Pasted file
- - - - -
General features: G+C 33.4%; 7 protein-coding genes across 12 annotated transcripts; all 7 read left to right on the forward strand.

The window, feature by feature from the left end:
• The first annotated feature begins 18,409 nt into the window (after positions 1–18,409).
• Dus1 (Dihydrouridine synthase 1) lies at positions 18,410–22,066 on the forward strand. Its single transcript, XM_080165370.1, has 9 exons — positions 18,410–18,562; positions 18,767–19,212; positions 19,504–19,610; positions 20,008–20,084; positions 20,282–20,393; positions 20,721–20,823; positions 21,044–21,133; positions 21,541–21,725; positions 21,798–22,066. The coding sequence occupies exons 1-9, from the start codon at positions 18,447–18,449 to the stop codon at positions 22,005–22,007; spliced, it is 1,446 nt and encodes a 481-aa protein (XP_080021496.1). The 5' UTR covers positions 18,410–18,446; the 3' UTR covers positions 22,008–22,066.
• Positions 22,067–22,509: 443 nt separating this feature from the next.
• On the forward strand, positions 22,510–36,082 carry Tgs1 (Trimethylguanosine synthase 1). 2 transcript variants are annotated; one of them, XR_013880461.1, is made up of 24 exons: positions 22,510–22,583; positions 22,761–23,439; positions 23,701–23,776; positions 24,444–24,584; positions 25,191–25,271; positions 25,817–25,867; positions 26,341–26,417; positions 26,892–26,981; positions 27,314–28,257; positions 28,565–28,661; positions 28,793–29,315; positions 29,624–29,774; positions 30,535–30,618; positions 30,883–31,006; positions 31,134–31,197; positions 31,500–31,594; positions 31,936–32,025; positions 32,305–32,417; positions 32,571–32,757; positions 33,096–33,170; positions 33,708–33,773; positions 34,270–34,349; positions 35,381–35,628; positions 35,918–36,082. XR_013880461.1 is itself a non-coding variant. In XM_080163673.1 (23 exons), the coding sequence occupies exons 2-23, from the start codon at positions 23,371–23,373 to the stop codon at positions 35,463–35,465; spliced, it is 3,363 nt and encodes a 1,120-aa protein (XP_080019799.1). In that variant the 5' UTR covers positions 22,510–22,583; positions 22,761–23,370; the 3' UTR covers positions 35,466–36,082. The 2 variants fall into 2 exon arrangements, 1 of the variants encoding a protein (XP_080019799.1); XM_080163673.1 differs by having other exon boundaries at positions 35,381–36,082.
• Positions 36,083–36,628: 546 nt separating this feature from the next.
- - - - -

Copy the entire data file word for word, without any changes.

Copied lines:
General features: G+C 33.4%; 7 protein-coding genes across 12 annotated transcripts; all 7 read left to right on the forward strand.

The window, feature by feature from the left end:
• The first annotated feature begins 18,409 nt into the window (after positions 1–18,409).
• Dus1 (Dihydrouridine synthase 1) lies at positions 18,410–22,066 on the forward strand. Its single transcript, XM_080165370.1, has 9 exons — positions 18,410–18,562; positions 18,767–19,212; positions 19,504–19,610; positions 20,008–20,084; positions 20,282–20,393; positions 20,721–20,823; positions 21,044–21,133; positions 21,541–21,725; positions 21,798–22,066. The coding sequence occupies exons 1-9, from the start codon at positions 18,447–18,449 to the stop codon at positions 22,005–22,007; spliced, it is 1,446 nt and encodes a 481-aa protein (XP_080021496.1). The 5' UTR covers positions 18,410–18,446; the 3' UTR covers positions 22,008–22,066.
• Positions 22,067–22,509: 443 nt separating this feature from the next.
• On the forward strand, positions 22,510–36,082 carry Tgs1 (Trimethylguanosine synthase 1). 2 transcript variants are annotated; one of them, XR_013880461.1, is made up of 24 exons: positions 22,510–22,583; positions 22,761–23,439; positions 23,701–23,776; positions 24,444–24,584; positions 25,191–25,271; positions 25,817–25,867; positions 26,341–26,417; positions 26,892–26,981; positions 27,314–28,257; positions 28,565–28,661; positions 28,793–29,315; positions 29,624–29,774; positions 30,535–30,618; positions 30,883–31,006; positions 31,134–31,197; positions 31,500–31,594; positions 31,936–32,025; positions 32,305–32,417; positions 32,571–32,757; positions 33,096–33,170; positions 33,708–33,773; positions 34,270–34,349; positions 35,381–35,628; positions 35,918–36,082. XR_013880461.1 is itself a non-coding variant. In XM_080163673.1 (23 exons), the coding sequence occupies exons 2-23, from the start codon at positions 23,371–23,373 to the stop codon at positions 35,463–35,465; spliced, it is 3,363 nt and encodes a 1,120-aa protein (XP_080019799.1). In that variant the 5' UTR covers positions 22,510–22,583; positions 22,761–23,370; the 3' UTR covers positions 35,466–36,082. The 2 variants fall into 2 exon arrangements, 1 of the variants encoding a protein (XP_080019799.1); XM_080163673.1 differs by having other exon boundaries at positions 35,381–36,082.
• Positions 36,083–36,628: 546 nt separating this feature from the next.